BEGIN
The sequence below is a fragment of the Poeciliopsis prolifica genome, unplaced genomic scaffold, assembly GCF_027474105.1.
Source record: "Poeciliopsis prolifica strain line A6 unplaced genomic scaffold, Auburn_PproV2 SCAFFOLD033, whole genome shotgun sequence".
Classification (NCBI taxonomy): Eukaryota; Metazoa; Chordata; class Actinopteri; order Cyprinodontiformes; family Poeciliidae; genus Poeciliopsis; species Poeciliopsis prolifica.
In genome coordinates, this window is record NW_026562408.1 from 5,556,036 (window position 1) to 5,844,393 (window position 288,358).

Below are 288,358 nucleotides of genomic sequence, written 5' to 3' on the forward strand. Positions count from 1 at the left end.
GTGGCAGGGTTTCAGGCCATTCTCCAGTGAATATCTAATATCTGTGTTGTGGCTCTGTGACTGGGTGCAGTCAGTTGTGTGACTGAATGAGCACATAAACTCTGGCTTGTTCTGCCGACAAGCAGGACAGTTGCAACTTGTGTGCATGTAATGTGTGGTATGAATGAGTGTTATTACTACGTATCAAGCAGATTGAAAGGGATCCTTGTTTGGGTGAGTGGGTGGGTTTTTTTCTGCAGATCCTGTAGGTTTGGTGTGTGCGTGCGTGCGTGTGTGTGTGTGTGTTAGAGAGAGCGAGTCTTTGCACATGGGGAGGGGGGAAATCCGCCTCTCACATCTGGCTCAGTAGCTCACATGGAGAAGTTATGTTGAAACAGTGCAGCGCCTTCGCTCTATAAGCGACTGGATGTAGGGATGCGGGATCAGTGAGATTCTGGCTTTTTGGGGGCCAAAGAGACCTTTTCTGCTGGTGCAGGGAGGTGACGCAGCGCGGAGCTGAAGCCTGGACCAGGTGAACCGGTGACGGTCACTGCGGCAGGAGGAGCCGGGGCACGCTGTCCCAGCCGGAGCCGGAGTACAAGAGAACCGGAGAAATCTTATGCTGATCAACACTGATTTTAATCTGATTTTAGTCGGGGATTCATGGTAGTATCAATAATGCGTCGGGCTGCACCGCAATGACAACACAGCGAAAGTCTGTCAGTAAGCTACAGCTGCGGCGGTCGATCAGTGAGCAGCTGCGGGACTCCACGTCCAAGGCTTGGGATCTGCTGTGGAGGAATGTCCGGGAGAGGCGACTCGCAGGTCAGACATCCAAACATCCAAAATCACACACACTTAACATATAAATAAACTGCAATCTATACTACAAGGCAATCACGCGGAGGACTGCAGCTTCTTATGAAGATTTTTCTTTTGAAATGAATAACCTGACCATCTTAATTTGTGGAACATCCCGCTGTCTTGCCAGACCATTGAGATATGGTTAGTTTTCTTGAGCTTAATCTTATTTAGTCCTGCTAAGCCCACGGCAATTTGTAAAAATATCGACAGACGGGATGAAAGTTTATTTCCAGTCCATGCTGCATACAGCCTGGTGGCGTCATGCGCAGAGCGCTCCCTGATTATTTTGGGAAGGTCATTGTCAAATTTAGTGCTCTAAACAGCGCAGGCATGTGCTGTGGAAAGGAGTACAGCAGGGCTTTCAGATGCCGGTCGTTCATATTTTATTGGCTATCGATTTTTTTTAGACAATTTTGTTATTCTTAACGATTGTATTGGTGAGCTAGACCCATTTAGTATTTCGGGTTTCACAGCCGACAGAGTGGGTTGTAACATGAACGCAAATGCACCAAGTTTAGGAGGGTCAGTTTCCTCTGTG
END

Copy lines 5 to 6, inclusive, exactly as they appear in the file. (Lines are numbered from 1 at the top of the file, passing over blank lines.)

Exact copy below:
Below are 288,358 nucleotides of genomic sequence, written 5' to 3' on the forward strand. Positions count from 1 at the left end.
GTGGCAGGGTTTCAGGCCATTCTCCAGTGAATATCTAATATCTGTGTTGTGGCTCTGTGACTGGGTGCAGTCAGTTGTGTGACTGAATGAGCACATAAACTCTGGCTTGTTCTGCCGACAAGCAGGACAGTTGCAACTTGTGTGCATGTAATGTGTGGTATGAATGAGTGTTATTACTACGTATCAAGCAGATTGAAAGGGATCCTTGTTTGGGTGAGTGGGTGGGTTTTTTTCTGCAGATCCTGTAGGTTTGGTGTGTGCGTGCGTGCGTGTGTGTGTGTGTGTTAGAGAGAGCGAGTCTTTGCACATGGGGAGGGGGGAAATCCGCCTCTCACATCTGGCTCAGTAGCTCACATGGAGAAGTTATGTTGAAACAGTGCAGCGCCTTCGCTCTATAAGCGACTGGATGTAGGGATGCGGGATCAGTGAGATTCTGGCTTTTTGGGGGCCAAAGAGACCTTTTCTGCTGGTGCAGGGAGGTGACGCAGCGCGGAGCTGAAGCCTGGACCAGGTGAACCGGTGACGGTCACTGCGGCAGGAGGAGCCGGGGCACGCTGTCCCAGCCGGAGCCGGAGTACAAGAGAACCGGAGAAATCTTATGCTGATCAACACTGATTTTAATCTGATTTTAGTCGGGGATTCATGGTAGTATCAATAATGCGTCGGGCTGCACCGCAATGACAACACAGCGAAAGTCTGTCAGTAAGCTACAGCTGCGGCGGTCGATCAGTGAGCAGCTGCGGGACTCCACGTCCAAGGCTTGGGATCTGCTGTGGAGGAATGTCCGGGAGAGGCGACTCGCAGGTCAGACATCCAAACATCCAAAATCACACACACTTAACATATAAATAAACTGCAATCTATACTACAAGGCAATCACGCGGAGGACTGCAGCTTCTTATGAAGATTTTTCTTTTGAAATGAATAACCTGACCATCTTAATTTGTGGAACATCCCGCTGTCTTGCCAGACCATTGAGATATGGTTAGTTTTCTTGAGCTTAATCTTATTTAGTCCTGCTAAGCCCACGGCAATTTGTAAAAATATCGACAGACGGGATGAAAGTTTATTTCCAGTCCATGCTGCATACAGCCTGGTGGCGTCATGCGCAGAGCGCTCCCTGATTATTTTGGGAAGGTCATTGTCAAATTTAGTGCTCTAAACAGCGCAGGCATGTGCTGTGGAAAGGAGTACAGCAGGGCTTTCAGATGCCGGTCGTTCATATTTTATTGGCTATCGATTTTTTTTAGACAATTTTGTTATTCTTAACGATTGTATTGGTGAGCTAGACCCATTTAGTATTTCGGGTTTCACAGCCGACAGAGTGGGTTGTAACATGAACGCAAATGCACCAAGTTTAGGAGGGTCAGTTTCCTCTGTG